Over the last few years, AI has moved from the realms of science fiction to being deployed in a range of disparate systems and software applications. In many cases, these applications live in the cloud or run best on large-scale computing systems. AMD’s goal with RyzenTM AI and the AMD XDNA architecture is to expand access to AI and AI software development by bringing advanced AI processing to local PCs.
Shifting AI workloads out of the cloud and into local hardware offers improved latency, helps keeps sensitive data out of the cloud, and can speed processing compared to waiting in a queue to use a cloud-based service The Ryzen AI engine built into select Ryzen 7000 Series mobile processors provides a dedicated, on-die accelerator to run these workloads, but we haven’t talked as much about the software side of the equation.
The Ryzen AI Software Platform, launching widely later this year, will provide developers with the tools they need to add AI to existing applications, as well as to create all-new programs that take advantage of this nascent field in new and exciting ways.
We began the public phase of our software rollout in May, with demos and code samples that developers can experiment with. This summer, we are expanding on that engagement with interim releases that add support for new operators running on the IPU and delivers quantization support for ONNX, PyTorch, and TensorFlow models. To get started, please visit the Ryzen AI software documentation page.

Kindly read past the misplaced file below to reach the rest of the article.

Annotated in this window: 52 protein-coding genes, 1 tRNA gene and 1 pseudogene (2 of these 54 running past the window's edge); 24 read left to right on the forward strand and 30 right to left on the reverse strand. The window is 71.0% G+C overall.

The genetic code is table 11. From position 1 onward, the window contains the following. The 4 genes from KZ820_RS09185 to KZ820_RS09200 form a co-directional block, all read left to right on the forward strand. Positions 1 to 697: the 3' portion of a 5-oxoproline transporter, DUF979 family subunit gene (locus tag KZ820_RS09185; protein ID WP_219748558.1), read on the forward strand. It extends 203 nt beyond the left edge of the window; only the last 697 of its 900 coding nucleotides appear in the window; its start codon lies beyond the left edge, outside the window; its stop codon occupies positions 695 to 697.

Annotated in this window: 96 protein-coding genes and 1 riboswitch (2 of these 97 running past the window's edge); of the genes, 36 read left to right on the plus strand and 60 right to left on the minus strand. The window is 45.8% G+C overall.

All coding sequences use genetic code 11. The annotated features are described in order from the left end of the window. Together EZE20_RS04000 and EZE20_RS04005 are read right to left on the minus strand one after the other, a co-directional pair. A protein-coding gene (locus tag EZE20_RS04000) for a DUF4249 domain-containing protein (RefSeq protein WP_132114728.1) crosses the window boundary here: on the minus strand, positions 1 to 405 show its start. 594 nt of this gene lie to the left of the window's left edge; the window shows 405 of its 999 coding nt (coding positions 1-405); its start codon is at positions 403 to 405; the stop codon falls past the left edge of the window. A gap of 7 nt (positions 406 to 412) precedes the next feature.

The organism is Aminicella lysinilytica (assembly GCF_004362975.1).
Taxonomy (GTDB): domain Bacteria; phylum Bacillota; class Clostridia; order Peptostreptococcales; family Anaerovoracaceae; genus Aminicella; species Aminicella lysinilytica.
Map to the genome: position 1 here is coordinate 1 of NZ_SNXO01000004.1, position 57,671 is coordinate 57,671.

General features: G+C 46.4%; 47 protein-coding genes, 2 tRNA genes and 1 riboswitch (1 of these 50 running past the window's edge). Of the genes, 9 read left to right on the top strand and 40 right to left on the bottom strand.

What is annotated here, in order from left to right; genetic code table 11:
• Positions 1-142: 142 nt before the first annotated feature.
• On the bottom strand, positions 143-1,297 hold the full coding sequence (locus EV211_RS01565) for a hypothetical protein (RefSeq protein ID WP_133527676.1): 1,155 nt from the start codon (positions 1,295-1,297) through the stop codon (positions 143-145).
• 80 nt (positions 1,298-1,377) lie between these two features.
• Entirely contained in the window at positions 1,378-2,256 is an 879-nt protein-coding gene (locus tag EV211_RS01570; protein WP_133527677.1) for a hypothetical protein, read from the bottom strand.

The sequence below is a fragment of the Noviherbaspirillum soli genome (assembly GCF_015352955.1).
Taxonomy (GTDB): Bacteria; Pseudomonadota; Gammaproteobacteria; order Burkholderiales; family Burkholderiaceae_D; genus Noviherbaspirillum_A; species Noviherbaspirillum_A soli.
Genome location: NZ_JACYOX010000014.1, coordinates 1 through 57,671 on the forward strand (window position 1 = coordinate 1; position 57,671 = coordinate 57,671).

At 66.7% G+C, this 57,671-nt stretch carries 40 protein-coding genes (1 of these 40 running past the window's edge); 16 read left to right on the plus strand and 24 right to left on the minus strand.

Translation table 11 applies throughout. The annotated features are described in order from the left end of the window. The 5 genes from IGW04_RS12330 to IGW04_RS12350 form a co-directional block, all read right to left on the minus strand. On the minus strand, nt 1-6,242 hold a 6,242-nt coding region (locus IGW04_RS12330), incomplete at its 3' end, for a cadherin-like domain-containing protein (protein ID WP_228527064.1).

These early previews and limited developer partnerships will expand into broader support for AI developers and related ecosystems when the full Ryzen AI Software Platform debuts later this year. Future releases will support more ops running on AMD XDNA. The ONNXRT Execution Provider (EP) with upstreamed support for the Vitis AI execution provider will automatically decide whether to schedule workloads on the CPU or the AMD XDNA AI Engine depending on the characteristics of the workload.
Developers can take trained models in PT, TF, and ONNX formats, quantize these models with either AMD Vitis AI Quantizer or the Microsoft Olive Quantizer into INT8 and deploy using ONNX Runtime with the Vitis AI Execution Provider. The latter will partition and compile code to run on either the AMD XDNA AI Engine or CPU.
Later this year, AMD will release additional toolchains, libraries, and guides for easier AI development. These are all part of our strategy for simplifying AI at every level, from training models to locally deploying them on Ryzen AI-powered systems. We also intend to add support for Generative AI models.
AMD’s goal for the Ryzen AI Software Platform is to shrink the gap between hardware debut and end-user software availability to the greatest extent possible, allowing programmers and end-users to see the benefits of AI processing even at this relatively nascent stage of development. The interim release this summer and the expanded functionality AMD will provide later this year will speed the development of an AI ecosystem and bring the benefits of this new type of processing to developers.